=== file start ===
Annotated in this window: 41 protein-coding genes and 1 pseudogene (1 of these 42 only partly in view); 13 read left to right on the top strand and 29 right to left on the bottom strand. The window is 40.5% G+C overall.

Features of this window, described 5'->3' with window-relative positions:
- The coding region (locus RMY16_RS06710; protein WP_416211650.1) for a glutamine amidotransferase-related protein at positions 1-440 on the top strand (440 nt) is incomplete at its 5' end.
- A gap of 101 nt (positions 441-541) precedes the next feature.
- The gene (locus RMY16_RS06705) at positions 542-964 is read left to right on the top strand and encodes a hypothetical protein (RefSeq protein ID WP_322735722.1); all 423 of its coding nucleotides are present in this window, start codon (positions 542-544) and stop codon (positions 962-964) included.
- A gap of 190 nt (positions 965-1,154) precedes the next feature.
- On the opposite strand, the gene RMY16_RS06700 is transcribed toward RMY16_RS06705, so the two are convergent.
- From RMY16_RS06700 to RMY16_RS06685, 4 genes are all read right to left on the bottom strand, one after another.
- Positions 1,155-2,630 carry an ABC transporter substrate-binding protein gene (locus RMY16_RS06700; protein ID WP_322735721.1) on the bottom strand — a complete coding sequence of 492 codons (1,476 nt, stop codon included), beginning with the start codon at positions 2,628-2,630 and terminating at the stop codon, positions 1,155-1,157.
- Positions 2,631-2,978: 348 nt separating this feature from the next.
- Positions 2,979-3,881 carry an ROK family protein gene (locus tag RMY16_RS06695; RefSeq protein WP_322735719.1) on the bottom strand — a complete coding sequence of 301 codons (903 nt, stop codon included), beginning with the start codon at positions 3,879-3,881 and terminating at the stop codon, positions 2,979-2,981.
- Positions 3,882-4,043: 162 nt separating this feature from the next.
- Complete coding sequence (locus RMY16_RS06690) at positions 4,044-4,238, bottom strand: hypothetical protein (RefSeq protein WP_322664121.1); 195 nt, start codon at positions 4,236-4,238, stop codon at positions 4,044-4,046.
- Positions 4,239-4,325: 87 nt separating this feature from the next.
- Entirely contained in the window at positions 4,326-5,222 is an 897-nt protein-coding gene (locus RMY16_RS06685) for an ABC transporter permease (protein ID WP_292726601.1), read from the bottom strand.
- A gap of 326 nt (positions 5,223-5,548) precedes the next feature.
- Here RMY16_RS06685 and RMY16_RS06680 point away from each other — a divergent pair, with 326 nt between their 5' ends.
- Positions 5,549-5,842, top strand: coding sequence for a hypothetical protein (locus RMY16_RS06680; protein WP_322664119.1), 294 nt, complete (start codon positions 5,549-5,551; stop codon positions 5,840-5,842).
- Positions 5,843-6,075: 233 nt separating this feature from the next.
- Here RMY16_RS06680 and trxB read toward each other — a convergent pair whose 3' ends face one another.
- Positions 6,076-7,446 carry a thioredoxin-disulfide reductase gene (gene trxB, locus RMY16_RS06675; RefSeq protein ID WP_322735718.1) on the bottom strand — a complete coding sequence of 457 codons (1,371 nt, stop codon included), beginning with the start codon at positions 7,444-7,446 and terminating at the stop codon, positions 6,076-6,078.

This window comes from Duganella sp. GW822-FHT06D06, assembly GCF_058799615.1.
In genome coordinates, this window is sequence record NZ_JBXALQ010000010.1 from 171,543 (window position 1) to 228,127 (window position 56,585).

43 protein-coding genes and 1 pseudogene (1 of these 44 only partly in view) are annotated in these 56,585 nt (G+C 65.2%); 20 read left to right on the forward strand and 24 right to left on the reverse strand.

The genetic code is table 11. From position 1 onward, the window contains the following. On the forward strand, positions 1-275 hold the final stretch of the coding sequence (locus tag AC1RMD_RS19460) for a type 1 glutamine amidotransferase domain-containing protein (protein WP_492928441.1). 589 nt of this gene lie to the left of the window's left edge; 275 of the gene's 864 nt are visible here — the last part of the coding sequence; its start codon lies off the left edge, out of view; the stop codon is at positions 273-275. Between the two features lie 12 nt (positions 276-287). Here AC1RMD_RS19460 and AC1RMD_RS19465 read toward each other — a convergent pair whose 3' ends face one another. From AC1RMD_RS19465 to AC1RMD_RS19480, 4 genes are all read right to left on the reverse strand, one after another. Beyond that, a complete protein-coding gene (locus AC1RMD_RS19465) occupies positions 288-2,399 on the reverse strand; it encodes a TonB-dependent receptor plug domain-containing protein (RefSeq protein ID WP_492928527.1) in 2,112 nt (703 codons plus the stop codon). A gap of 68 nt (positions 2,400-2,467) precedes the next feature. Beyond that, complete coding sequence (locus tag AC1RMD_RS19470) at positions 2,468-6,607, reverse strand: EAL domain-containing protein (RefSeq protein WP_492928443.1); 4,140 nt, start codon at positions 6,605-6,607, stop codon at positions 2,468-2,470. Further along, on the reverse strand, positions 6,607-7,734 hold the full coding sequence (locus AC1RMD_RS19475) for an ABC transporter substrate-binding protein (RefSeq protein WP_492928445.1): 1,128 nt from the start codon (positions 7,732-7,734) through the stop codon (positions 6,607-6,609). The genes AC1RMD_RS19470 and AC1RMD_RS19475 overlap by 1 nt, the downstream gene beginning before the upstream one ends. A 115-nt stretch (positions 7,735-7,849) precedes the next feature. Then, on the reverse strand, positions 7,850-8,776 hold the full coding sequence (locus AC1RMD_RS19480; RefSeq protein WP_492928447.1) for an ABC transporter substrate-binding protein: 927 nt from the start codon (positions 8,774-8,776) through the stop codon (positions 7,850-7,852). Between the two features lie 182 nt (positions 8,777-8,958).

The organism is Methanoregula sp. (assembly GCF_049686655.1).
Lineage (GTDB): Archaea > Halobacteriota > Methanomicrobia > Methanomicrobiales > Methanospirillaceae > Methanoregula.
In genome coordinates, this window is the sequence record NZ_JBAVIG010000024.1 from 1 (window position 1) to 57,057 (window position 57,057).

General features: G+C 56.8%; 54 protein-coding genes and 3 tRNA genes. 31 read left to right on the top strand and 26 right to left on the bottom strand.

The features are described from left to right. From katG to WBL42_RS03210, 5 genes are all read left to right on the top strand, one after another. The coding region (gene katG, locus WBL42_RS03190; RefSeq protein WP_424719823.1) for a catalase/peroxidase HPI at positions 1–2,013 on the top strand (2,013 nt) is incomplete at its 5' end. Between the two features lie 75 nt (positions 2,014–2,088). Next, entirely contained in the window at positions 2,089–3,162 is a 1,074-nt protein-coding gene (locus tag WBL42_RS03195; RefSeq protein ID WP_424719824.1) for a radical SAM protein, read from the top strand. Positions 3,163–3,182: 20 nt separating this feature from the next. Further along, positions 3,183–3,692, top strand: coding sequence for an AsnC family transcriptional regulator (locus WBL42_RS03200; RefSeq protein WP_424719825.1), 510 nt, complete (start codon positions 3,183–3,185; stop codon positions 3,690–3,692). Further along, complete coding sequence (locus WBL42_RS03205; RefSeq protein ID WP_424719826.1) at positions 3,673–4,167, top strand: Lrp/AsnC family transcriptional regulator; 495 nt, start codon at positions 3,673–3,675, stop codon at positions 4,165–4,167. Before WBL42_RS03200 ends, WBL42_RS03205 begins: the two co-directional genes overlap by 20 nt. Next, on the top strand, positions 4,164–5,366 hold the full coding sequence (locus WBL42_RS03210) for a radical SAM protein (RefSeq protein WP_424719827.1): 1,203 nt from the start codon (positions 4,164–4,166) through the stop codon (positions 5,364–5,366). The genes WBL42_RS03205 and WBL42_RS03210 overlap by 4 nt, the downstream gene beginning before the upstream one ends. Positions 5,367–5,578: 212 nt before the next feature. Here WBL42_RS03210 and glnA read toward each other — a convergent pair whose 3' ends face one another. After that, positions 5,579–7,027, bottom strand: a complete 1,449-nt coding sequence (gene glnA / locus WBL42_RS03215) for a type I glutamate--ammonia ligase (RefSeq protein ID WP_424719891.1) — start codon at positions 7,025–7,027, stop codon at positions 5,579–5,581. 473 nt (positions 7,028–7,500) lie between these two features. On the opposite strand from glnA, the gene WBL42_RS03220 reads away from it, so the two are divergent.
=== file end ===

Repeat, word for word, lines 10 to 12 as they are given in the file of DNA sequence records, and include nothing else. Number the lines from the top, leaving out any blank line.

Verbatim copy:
- Positions 2,631-2,978: 348 nt separating this feature from the next.
- Positions 2,979-3,881 carry an ROK family protein gene (locus tag RMY16_RS06695; RefSeq protein WP_322735719.1) on the bottom strand — a complete coding sequence of 301 codons (903 nt, stop codon included), beginning with the start codon at positions 3,879-3,881 and terminating at the stop codon, positions 2,979-2,981.
- Positions 3,882-4,043: 162 nt separating this feature from the next.